Related to: 'Green Dolphin Country'

Julie Sarkissian blogs about the problems facing the protagnist of her debut novel, DEAR LUCY

Something's Wrong With Lucy - But What?

Lucy is different – that much is clear. She speaks like a child, doesn’t recognize social boundaries, flies into rages, and treasures rotten food. Her cognition is impaired, her vocabulary is very limited and she cannot read or write. But what – precisely – is wrong with her is left up to the reader. Lucy is the protagonist of my novel, DEAR LUCY, and from the first sentence of the book I ever wrote it was obvious that Lucy was cognitively different. The way Lucy describes herself is as “missing too many words.” Her mother calls her “difficult.” Readers of early drafts of the book had a few theories as to Lucy’s condition; autism, Williams Syndrome, Down Syndrome. But Lucy’s mother has kept her from going to school and Lucy has never seen a doctor. So in the fictional reality of the book there is no official diagnosis. But as the novel progressed I wondered – should I have one? I was torn. If Lucy was presenting enough symptoms to point to a real condition, was I ignoring the obvious not to fold that condition into my development of her character? Was it insensitive of me to allude to aspects of certain real, life-altering conditions but not assign a specific condition to Lucy? I worried about appropriating aspects of serious conditions without treating those conditions with proper respect and acknowledgement. And though any clinical diagnosis would probably not be explicit in the novel, I wondered if I would be ignoring an opportunity to bring attention to a real disorder when people asked me about Lucy’s condition, the way The Curious Incident of The Dog in the Night-time did for autism. On the other hand, I had concerns that if I chose a diagnosis for Lucy, I would be ascribing to her qualities that she wouldn’t have otherwise presented. Lucy had her own will over my writing and over the novel. I didn’t want to yoke Lucy’s expression by keeping her behavior and abilities consistent with a clinical condition. Accuracy would also become a critical issue if Lucy’s condition was named. Ultimately I chose not to diagnose Lucy, though I worry the artistic freedom provided by that decision comes at the price of being judged for being too liberal with my treatment of cognitive disorders. Now that publication is a few months away, I am apprehensive of how my treatment of Lucy’s cognitive limitations will be judged. I have yet to talk to a reader who has a learning different child, or works with learning different people, and that conversation is one I will be honored, and not a bit anxious, to have.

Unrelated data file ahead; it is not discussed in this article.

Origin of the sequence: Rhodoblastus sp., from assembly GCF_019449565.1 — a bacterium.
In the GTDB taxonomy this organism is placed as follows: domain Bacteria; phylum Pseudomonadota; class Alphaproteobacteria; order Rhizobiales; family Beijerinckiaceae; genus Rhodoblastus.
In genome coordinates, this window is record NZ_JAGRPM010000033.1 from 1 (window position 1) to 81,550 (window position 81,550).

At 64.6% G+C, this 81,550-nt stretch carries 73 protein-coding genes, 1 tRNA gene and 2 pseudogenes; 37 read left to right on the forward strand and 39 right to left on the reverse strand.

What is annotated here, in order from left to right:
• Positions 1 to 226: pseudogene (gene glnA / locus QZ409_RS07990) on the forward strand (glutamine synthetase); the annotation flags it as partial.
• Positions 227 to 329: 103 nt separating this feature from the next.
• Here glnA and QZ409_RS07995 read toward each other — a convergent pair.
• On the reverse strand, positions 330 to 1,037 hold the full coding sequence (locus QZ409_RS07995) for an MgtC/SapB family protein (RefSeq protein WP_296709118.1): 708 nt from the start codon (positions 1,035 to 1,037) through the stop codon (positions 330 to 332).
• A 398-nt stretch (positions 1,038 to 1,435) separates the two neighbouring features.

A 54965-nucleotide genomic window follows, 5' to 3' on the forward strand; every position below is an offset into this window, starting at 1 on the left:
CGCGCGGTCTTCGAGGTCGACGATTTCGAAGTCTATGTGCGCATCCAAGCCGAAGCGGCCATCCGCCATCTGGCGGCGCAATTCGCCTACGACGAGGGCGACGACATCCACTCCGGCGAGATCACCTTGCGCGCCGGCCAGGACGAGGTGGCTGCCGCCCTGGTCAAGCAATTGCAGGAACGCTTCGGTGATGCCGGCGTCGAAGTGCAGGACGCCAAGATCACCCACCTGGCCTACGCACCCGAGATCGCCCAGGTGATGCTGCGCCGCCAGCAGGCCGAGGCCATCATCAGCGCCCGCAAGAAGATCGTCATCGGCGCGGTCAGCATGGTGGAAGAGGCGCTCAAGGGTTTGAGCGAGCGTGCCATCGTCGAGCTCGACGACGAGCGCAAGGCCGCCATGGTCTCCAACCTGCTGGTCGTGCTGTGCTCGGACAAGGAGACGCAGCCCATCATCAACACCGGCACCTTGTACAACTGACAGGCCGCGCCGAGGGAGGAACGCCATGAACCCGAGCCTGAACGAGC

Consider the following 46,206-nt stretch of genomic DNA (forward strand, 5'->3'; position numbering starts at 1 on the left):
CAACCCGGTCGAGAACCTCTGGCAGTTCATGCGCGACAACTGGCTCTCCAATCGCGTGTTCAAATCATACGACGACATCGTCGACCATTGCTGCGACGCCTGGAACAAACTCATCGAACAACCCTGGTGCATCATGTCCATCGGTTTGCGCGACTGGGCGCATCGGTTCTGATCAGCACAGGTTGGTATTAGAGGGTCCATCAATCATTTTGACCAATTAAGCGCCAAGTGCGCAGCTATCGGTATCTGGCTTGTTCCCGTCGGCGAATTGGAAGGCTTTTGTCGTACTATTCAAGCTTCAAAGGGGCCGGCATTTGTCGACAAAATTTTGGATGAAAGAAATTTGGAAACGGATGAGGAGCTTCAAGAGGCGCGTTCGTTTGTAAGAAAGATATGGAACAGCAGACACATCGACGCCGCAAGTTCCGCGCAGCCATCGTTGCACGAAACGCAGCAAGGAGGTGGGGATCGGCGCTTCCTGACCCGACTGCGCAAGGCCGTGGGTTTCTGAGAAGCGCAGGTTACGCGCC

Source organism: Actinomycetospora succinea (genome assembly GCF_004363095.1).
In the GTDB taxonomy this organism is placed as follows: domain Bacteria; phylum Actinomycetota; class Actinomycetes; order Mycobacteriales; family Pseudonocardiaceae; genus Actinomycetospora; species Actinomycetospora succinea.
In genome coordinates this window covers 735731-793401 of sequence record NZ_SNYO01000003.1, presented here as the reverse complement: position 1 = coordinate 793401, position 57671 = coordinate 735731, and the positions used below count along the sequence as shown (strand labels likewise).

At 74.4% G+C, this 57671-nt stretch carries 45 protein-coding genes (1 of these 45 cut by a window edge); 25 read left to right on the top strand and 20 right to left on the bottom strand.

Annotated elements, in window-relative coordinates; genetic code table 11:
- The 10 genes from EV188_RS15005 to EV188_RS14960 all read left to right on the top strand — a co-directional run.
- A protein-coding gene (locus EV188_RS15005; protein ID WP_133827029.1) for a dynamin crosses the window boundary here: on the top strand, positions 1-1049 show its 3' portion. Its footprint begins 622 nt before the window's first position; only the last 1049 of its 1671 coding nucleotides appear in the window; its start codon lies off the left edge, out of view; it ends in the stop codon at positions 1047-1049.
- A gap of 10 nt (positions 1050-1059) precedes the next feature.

Hodder Paperbacks

The Rosemary Tree